Melanin production is accelerated by exposing the skin to ultraviolet A and ultraviolet B sunlight, according to Mayo Clinic. Melanin also is increased by exposure to the ultraviolet light found in tanning beds and sunlamps.
Melanin is the dark pigment in the outer layer of epidermis that causes skin to tan when exposed to ultraviolet light, Mayo Clinic explains. The suntan that results from the boost in melanin production is the body’s attempt to protect the skin from sunburn and skin damage. Melanocytes are the cells in the lower part of the epidermis that make melanin, states WebMD. The cancer that forms in melanocytes is called melanoma.
Melanin amounts are genetically determined and not everyone produces enough to avoid skin damage from sun and ultraviolet light exposure, cautions Mayo Clinic. Skin burns eventually and turns red with pain and swelling. WebMD suggests the use of the vitamin B3 product niacinamide to lighten sun damage spots and reduce inflammation by preventing the rise of melanin to the skin’s surface.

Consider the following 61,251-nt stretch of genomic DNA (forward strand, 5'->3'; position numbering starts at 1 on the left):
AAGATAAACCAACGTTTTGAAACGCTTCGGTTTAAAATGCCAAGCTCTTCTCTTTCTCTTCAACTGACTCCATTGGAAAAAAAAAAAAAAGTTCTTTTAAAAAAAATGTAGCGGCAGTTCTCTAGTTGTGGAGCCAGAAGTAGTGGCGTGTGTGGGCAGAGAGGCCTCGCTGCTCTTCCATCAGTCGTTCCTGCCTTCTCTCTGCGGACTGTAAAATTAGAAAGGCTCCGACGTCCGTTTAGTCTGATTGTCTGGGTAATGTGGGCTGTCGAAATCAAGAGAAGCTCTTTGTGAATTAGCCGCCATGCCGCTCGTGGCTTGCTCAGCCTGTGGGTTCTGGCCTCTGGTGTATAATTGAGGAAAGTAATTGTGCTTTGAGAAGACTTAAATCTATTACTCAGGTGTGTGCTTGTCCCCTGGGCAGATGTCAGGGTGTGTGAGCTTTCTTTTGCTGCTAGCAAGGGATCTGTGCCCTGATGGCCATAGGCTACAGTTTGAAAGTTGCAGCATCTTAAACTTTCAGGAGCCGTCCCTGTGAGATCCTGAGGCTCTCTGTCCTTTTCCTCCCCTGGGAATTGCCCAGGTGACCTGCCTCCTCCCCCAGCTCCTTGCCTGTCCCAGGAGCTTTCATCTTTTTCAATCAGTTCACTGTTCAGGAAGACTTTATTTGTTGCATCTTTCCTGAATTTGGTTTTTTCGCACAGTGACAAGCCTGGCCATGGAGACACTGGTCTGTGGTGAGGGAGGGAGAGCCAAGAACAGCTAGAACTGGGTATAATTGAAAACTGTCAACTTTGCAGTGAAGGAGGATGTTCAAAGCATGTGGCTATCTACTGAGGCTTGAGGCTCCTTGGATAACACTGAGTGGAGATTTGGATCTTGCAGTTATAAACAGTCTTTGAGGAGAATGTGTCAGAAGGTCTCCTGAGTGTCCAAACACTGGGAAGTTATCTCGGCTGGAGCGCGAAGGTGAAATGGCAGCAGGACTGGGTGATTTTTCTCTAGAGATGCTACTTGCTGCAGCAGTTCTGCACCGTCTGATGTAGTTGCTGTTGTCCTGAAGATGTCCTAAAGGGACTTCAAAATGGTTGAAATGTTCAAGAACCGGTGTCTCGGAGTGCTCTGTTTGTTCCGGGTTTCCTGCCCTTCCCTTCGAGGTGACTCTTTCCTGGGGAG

Ultraviolet radiation is a short wavelength of sunlight not visible to the human eye, explains Mayo Clinic. Nearly 80 percent of ultraviolet rays pass through clouds, making it possible to get sunburn on cool and cloudy days. Reflective surfaces such as sand, snow, ice and water also can burn skin.